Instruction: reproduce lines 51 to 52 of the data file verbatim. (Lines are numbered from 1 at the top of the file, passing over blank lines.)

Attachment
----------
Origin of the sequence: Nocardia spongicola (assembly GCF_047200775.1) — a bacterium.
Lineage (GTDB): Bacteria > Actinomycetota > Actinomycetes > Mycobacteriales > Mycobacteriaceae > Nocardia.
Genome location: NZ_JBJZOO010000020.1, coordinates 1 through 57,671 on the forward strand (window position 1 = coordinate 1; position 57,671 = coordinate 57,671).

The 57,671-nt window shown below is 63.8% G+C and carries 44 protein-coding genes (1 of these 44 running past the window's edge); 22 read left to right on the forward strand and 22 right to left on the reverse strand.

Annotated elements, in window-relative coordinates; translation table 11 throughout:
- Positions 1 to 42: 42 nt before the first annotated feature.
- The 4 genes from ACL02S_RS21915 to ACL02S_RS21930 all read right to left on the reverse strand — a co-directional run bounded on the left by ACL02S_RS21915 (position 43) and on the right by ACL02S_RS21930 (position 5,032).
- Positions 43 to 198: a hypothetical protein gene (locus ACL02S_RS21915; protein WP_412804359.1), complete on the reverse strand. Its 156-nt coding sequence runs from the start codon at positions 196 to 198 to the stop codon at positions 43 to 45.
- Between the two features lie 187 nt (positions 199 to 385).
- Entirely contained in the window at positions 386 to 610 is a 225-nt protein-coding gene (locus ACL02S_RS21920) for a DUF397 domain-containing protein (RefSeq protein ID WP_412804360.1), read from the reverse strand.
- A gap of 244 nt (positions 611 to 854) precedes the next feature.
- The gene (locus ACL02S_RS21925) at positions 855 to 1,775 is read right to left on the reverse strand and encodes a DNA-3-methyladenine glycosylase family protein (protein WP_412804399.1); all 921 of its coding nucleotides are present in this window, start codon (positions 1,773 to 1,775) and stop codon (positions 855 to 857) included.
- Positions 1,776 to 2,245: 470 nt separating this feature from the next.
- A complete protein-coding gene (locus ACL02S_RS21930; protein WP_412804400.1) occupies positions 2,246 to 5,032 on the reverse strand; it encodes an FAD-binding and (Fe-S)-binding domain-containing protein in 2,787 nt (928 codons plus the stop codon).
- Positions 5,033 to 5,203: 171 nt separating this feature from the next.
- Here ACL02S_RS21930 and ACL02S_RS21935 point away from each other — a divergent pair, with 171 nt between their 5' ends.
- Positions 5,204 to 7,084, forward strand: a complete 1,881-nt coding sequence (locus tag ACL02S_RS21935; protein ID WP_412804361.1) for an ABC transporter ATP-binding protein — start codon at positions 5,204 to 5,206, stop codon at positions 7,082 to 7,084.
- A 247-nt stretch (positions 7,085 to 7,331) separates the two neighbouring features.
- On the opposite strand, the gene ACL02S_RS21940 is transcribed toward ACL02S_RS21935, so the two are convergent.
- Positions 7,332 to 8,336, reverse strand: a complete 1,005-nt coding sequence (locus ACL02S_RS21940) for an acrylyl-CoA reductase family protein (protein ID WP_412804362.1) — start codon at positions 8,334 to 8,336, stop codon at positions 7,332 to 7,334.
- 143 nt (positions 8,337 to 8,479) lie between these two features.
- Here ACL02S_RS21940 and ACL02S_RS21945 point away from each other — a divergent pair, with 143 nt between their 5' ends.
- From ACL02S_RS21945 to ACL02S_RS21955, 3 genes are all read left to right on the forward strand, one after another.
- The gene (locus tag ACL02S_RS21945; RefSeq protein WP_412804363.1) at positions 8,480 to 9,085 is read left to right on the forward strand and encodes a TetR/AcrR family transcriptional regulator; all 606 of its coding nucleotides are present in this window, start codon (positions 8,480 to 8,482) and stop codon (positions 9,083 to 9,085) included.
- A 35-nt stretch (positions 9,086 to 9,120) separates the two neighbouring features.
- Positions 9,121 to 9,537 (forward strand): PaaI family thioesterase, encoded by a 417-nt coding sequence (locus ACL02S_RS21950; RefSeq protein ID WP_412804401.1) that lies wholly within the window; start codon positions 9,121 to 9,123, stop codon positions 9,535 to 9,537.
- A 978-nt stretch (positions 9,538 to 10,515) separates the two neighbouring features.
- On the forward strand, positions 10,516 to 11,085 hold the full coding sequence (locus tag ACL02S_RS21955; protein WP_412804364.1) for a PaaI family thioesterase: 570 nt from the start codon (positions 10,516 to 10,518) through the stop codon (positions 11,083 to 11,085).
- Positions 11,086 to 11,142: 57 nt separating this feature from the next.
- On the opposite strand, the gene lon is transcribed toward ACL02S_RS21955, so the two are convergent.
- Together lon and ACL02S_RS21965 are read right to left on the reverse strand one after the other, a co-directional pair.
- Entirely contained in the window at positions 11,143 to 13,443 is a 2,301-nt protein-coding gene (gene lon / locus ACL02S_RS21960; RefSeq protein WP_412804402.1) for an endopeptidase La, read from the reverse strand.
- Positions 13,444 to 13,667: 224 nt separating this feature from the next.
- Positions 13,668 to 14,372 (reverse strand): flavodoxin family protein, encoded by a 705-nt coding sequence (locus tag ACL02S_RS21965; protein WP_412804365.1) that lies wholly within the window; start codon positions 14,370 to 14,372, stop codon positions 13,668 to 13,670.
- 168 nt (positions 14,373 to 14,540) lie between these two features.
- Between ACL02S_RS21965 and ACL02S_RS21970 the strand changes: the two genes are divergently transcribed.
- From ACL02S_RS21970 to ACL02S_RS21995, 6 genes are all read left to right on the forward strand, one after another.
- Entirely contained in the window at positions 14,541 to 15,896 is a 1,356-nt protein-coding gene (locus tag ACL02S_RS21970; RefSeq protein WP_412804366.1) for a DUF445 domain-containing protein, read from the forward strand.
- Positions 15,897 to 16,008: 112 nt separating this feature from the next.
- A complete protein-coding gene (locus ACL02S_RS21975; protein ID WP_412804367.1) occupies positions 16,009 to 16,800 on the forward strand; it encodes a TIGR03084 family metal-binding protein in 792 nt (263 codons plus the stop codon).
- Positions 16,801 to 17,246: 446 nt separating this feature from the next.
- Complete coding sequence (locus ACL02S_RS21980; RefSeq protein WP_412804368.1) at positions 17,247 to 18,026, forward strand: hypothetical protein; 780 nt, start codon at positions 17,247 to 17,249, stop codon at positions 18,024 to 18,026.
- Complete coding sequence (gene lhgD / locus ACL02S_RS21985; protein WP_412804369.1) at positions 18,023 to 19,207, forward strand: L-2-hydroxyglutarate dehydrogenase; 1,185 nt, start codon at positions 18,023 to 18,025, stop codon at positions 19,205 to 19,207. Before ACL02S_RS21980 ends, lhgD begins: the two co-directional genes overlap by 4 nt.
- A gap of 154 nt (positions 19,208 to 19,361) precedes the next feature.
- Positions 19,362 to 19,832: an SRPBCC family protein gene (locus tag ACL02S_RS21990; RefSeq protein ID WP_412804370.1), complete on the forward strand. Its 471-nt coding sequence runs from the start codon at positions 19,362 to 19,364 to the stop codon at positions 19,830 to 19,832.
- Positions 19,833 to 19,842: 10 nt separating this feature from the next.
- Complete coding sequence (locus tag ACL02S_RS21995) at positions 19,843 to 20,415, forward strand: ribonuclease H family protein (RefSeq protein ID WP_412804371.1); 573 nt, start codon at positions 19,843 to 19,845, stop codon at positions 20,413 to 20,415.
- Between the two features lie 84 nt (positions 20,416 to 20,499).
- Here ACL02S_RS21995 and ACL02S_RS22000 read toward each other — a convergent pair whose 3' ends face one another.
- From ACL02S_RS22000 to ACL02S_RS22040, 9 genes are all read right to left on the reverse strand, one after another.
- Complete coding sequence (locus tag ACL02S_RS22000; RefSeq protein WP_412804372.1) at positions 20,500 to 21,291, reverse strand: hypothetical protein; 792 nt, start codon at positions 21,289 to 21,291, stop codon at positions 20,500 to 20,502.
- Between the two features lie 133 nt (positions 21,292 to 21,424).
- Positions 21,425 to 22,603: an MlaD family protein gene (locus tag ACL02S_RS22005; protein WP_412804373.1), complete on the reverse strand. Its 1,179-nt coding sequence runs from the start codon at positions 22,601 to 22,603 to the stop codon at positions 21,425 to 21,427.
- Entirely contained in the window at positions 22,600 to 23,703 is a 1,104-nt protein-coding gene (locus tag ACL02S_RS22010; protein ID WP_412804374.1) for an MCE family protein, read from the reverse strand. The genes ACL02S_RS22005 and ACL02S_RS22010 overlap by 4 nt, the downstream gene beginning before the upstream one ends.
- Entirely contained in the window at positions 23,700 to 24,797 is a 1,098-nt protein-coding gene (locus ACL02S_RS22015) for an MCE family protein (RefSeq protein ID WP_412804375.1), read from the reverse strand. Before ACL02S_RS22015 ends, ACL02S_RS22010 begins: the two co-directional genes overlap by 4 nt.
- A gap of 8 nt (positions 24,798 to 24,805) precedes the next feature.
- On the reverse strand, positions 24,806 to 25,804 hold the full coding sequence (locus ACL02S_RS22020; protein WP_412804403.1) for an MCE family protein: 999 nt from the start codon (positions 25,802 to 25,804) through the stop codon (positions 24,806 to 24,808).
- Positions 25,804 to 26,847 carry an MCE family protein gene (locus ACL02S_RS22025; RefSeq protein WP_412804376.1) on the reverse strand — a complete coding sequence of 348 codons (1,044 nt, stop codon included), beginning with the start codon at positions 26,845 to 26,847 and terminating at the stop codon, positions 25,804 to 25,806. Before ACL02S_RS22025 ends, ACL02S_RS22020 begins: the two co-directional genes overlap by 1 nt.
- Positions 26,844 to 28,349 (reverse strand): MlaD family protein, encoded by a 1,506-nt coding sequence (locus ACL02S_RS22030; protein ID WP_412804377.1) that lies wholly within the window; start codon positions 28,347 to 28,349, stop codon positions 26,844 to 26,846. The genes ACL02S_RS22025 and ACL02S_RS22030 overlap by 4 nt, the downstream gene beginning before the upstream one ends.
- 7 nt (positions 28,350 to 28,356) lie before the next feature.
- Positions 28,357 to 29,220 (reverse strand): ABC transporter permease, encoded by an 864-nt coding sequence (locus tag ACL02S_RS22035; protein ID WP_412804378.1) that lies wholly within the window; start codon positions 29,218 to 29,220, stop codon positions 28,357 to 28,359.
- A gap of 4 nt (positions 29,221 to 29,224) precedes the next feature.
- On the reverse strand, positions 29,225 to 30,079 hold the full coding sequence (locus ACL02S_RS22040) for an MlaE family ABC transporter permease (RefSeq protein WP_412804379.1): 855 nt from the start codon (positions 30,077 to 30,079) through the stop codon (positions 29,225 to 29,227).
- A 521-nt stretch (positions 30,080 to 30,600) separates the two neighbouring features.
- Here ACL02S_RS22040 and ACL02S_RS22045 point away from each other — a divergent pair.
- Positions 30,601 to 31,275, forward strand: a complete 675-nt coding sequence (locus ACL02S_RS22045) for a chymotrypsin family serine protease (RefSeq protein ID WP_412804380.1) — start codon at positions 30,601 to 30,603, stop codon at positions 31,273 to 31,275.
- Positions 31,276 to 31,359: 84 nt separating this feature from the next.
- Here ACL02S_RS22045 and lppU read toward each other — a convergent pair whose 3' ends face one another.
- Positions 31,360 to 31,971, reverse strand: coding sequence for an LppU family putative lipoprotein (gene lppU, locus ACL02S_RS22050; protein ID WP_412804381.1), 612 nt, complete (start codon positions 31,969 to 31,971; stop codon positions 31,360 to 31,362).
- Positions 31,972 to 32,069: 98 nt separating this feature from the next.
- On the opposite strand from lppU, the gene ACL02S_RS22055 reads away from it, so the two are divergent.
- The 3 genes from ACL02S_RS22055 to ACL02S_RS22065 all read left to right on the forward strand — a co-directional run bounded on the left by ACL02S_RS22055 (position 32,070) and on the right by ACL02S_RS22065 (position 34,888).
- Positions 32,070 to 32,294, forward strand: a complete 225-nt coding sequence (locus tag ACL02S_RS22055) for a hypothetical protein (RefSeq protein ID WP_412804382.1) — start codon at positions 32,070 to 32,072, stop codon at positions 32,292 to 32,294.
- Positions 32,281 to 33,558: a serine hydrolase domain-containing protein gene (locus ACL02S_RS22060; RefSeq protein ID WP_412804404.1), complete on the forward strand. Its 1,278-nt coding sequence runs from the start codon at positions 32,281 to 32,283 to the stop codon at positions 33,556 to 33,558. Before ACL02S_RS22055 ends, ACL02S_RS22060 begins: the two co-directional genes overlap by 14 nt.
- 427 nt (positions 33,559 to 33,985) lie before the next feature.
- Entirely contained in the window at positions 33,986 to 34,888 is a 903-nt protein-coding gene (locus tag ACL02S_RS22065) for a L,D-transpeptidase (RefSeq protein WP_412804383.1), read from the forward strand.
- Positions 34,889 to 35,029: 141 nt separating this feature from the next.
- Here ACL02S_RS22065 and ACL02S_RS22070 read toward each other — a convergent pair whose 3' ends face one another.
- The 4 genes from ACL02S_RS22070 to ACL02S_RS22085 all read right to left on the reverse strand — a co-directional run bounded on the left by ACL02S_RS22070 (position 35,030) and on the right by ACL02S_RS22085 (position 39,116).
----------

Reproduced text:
- Complete coding sequence (locus tag ACL02S_RS22000; RefSeq protein WP_412804372.1) at positions 20,500 to 21,291, reverse strand: hypothetical protein; 792 nt, start codon at positions 21,289 to 21,291, stop codon at positions 20,500 to 20,502.
- Between the two features lie 133 nt (positions 21,292 to 21,424).